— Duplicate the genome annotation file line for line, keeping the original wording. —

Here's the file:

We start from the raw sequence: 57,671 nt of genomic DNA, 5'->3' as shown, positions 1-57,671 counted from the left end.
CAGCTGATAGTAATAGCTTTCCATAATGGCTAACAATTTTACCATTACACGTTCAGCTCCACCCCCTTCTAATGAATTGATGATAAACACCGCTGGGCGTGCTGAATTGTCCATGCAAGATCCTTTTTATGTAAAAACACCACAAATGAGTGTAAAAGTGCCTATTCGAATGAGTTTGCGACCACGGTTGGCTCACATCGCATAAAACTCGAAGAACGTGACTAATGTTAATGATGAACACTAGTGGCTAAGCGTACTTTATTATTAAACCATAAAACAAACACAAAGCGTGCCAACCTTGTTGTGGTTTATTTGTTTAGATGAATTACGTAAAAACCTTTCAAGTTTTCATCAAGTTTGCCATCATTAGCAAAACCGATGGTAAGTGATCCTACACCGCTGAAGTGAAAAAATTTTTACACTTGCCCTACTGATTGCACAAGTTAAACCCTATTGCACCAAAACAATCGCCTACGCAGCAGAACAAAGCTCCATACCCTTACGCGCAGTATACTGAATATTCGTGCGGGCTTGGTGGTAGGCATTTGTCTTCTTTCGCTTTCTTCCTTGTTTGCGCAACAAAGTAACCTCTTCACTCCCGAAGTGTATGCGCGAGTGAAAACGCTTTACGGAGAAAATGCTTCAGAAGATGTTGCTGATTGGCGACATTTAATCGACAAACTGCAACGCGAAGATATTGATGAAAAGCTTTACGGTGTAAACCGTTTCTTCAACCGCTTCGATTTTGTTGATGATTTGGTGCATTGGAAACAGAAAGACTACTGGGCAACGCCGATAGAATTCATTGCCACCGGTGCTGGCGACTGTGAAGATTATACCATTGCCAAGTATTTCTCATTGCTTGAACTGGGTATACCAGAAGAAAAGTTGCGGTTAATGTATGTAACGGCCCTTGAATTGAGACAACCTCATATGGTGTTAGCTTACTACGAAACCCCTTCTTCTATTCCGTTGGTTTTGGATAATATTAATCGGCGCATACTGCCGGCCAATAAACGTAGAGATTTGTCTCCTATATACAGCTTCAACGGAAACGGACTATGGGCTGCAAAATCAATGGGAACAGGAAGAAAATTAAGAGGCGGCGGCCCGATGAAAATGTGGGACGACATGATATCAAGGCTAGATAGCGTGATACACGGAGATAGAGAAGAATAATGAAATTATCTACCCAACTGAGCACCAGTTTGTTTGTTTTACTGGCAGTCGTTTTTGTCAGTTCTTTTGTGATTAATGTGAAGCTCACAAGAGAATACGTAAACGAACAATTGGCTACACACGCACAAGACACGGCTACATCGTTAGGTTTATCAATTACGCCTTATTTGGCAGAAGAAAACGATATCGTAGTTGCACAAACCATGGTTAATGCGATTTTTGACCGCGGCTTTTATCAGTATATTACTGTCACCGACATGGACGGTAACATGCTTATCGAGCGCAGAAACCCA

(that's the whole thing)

We start from the raw sequence: 57,671 nt of genomic DNA, 5'->3' as shown, positions 1-57,671 counted from the left end.
CAGCTGATAGTAATAGCTTTCCATAATGGCTAACAATTTTACCATTACACGTTCAGCTCCACCCCCTTCTAATGAATTGATGATAAACACCGCTGGGCGTGCTGAATTGTCCATGCAAGATCCTTTTTATGTAAAAACACCACAAATGAGTGTAAAAGTGCCTATTCGAATGAGTTTGCGACCACGGTTGGCTCACATCGCATAAAACTCGAAGAACGTGACTAATGTTAATGATGAACACTAGTGGCTAAGCGTACTTTATTATTAAACCATAAAACAAACACAAAGCGTGCCAACCTTGTTGTGGTTTATTTGTTTAGATGAATTACGTAAAAACCTTTCAAGTTTTCATCAAGTTTGCCATCATTAGCAAAACCGATGGTAAGTGATCCTACACCGCTGAAGTGAAAAAATTTTTACACTTGCCCTACTGATTGCACAAGTTAAACCCTATTGCACCAAAACAATCGCCTACGCAGCAGAACAAAGCTCCATACCCTTACGCGCAGTATACTGAATATTCGTGCGGGCTTGGTGGTAGGCATTTGTCTTCTTTCGCTTTCTTCCTTGTTTGCGCAACAAAGTAACCTCTTCACTCCCGAAGTGTATGCGCGAGTGAAAACGCTTTACGGAGAAAATGCTTCAGAAGATGTTGCTGATTGGCGACATTTAATCGACAAACTGCAACGCGAAGATATTGATGAAAAGCTTTACGGTGTAAACCGTTTCTTCAACCGCTTCGATTTTGTTGATGATTTGGTGCATTGGAAACAGAAAGACTACTGGGCAACGCCGATAGAATTCATTGCCACCGGTGCTGGCGACTGTGAAGATTATACCATTGCCAAGTATTTCTCATTGCTTGAACTGGGTATACCAGAAGAAAAGTTGCGGTTAATGTATGTAACGGCCCTTGAATTGAGACAACCTCATATGGTGTTAGCTTACTACGAAACCCCTTCTTCTATTCCGTTGGTTTTGGATAATATTAATCGGCGCATACTGCCGGCCAATAAACGTAGAGATTTGTCTCCTATATACAGCTTCAACGGAAACGGACTATGGGCTGCAAAATCAATGGGAACAGGAAGAAAATTAAGAGGCGGCGGCCCGATGAAAATGTGGGACGACATGATATCAAGGCTAGATAGCGTGATACACGGAGATAGAGAAGAATAATGAAATTATCTACCCAACTGAGCACCAGTTTGTTTGTTTTACTGGCAGTCGTTTTTGTCAGTTCTTTTGTGATTAATGTGAAGCTCACAAGAGAATACGTAAACGAACAATTGGCTACACACGCACAAGACACGGCTACATCGTTAGGTTTATCAATTACGCCTTATTTGGCAGAAGAAAACGATATCGTAGTTGCACAAACCATGGTTAATGCGATTTTTGACCGCGGCTTTTATCAGTATATTACTGTCACCGACATGGACGGTAACATGCTTATCGAGCGCAGAAACCCA